Role of Glutamatergic System in SCI-induced Spasticity in the Axial

Grants and Contracts Details


Spasticity, exaggerated stretch reflexes and abnormal muscle tone, poses a major detrimental impact on the quality of life in a significant number of patients with spinal cord injury (SCI). Spasticity of the midline (axial) musculature can significantly hinder performing transfers and lead to development of pressure sores. Currently, significant gaps exist in our knowledge of the pathophysiology involved in spasticity development following SCI, especially regarding the axial musculature. Recent observations in our laboratory, using a sacral spinal (S2)transection spasticity model, suggest an increase in glutamatergic input to sacrocaudal (sacral (S) and coccygeal (Co" motoneurons arising ITompresumptive spinal segmental sources. The goals of this proposal are: I) to determine the effects ofS, transection on the number and distribution of glutarnatergic inputs, arising ITomprimary afferents or intraspinal sources, on more caudal motoneurons, 2) to correlate these changes with the development of spasticity within the tail musculature, which are the caudal counterparts to the trunk (axial) musculature, and 3) to examine the therapeutic efficacy of riluzole and gabapentin, which selectively interfere with gIutamatergic transmission, in decreasing the development of spasticity within the tail musculature. Anirnals with S2spinal transection will be tested behaviorally using our established system. At each of four well defined, progressive stages of spasticity, temporal changes in gIutamatergic inputs to sacrocaudal motoneurons, arising ITomprimary afferents or intraspinal sources, will be assessed using antibodies specific for these neuron subtypes and confocal microscopy. Changes in number and distribution of immunoreactive connections to motoneuron soma and dendrites will be correlated with changes in spasticity in the tail musculature. In a separate group of animals, a welh:stablished method of dorsal rhizotomy, of the S,-C04 spinal roots, will determine the direct contribution of primary afferents to the total glutamate input to sacrocaudal motoneurons in normal versus SCI-spastic animals. A final group of animals, demonstrating advanced spasticity within the tail, will receive therapeutic doses of either riluzole or gabapentin and behaviorally tested. Results ITomthese experiments will further define the role of the gIutamatergic system in the development of spasticity and assess the efficacy of two clinically available drugs, which inhibit the glutamatergic system, in the management of SCI-induce spasticity in the axial musculature.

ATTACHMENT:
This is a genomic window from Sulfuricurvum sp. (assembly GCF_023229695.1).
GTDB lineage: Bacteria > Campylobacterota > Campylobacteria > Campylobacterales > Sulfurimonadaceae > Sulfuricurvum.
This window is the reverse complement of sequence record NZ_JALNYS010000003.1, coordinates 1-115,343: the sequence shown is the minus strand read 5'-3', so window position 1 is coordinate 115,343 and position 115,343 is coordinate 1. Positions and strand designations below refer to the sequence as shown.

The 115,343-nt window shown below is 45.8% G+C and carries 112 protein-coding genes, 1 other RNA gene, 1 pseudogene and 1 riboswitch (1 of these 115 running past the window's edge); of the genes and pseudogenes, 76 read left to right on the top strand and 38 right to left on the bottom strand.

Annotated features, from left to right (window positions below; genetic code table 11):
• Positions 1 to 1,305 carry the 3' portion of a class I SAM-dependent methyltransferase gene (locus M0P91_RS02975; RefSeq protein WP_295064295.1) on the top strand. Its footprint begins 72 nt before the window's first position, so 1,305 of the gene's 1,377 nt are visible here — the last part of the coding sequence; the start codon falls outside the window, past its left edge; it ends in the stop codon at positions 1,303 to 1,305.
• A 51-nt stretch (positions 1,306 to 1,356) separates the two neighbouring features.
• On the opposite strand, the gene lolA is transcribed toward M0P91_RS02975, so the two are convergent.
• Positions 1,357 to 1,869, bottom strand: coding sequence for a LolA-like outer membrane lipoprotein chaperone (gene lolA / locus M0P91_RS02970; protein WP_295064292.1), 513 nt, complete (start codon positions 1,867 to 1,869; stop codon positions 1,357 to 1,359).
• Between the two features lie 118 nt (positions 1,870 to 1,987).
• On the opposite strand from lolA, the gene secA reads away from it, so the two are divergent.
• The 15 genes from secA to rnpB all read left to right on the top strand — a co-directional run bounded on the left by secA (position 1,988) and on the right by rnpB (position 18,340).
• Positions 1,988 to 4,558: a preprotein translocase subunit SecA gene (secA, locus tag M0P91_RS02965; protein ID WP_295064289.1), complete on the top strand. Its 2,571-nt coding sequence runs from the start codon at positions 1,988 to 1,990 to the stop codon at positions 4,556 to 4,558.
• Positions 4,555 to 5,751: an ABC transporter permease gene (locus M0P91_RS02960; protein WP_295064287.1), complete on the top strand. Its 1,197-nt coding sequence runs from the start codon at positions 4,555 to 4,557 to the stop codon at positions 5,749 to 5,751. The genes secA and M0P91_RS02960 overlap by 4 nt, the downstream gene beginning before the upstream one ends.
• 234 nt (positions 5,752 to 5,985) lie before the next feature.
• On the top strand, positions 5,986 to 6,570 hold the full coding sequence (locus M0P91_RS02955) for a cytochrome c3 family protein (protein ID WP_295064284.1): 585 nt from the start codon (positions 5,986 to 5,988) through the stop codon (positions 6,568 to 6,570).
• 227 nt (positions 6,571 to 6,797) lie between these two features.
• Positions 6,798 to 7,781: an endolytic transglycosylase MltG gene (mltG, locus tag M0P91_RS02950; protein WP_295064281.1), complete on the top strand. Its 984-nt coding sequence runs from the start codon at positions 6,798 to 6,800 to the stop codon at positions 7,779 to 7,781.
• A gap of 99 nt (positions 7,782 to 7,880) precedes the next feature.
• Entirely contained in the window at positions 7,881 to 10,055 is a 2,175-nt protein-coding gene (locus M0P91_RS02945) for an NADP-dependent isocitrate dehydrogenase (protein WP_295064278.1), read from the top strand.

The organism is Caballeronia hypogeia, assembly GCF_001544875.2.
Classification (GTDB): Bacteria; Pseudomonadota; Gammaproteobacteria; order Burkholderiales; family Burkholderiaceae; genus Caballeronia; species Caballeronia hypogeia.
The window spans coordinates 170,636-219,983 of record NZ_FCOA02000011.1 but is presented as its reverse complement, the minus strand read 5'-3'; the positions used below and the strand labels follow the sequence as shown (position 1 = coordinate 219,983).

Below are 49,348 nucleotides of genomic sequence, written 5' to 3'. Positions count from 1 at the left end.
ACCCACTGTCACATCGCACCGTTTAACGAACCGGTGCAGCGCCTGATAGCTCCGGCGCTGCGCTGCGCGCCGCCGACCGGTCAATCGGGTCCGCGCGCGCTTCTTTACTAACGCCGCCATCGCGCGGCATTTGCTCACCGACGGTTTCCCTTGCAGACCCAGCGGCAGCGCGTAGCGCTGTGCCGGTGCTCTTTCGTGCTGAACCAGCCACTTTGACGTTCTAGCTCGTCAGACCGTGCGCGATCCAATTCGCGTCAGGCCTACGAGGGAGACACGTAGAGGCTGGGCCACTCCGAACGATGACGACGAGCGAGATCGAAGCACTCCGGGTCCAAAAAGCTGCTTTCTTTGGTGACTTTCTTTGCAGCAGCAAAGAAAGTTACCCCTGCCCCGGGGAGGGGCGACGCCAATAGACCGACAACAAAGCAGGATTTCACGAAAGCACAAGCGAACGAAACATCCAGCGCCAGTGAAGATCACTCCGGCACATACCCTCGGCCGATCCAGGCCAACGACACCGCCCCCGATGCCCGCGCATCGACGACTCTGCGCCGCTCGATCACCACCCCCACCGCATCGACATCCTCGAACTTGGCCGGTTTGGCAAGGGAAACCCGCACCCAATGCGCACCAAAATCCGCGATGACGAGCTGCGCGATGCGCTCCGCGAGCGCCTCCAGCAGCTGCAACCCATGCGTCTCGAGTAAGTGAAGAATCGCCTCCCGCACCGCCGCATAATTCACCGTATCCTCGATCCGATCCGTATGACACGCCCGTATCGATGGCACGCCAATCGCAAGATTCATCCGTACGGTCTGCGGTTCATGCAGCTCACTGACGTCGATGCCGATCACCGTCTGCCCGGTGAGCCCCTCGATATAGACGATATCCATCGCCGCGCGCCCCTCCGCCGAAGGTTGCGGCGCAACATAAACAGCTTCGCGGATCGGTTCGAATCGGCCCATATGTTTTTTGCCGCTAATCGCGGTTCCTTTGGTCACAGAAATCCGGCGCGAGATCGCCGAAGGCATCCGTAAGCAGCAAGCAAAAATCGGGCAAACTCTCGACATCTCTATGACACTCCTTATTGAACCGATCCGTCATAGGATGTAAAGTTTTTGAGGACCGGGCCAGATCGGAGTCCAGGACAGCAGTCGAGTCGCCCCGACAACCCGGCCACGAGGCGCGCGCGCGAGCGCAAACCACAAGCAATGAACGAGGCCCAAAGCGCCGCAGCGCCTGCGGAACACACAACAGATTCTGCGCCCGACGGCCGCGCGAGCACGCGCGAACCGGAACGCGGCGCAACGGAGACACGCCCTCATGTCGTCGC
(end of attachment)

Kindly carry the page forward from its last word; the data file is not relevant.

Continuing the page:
Effective start/end date1/15/051/14/09


  • KY Spinal Cord and Head Injury Research Trust: $283,329.00


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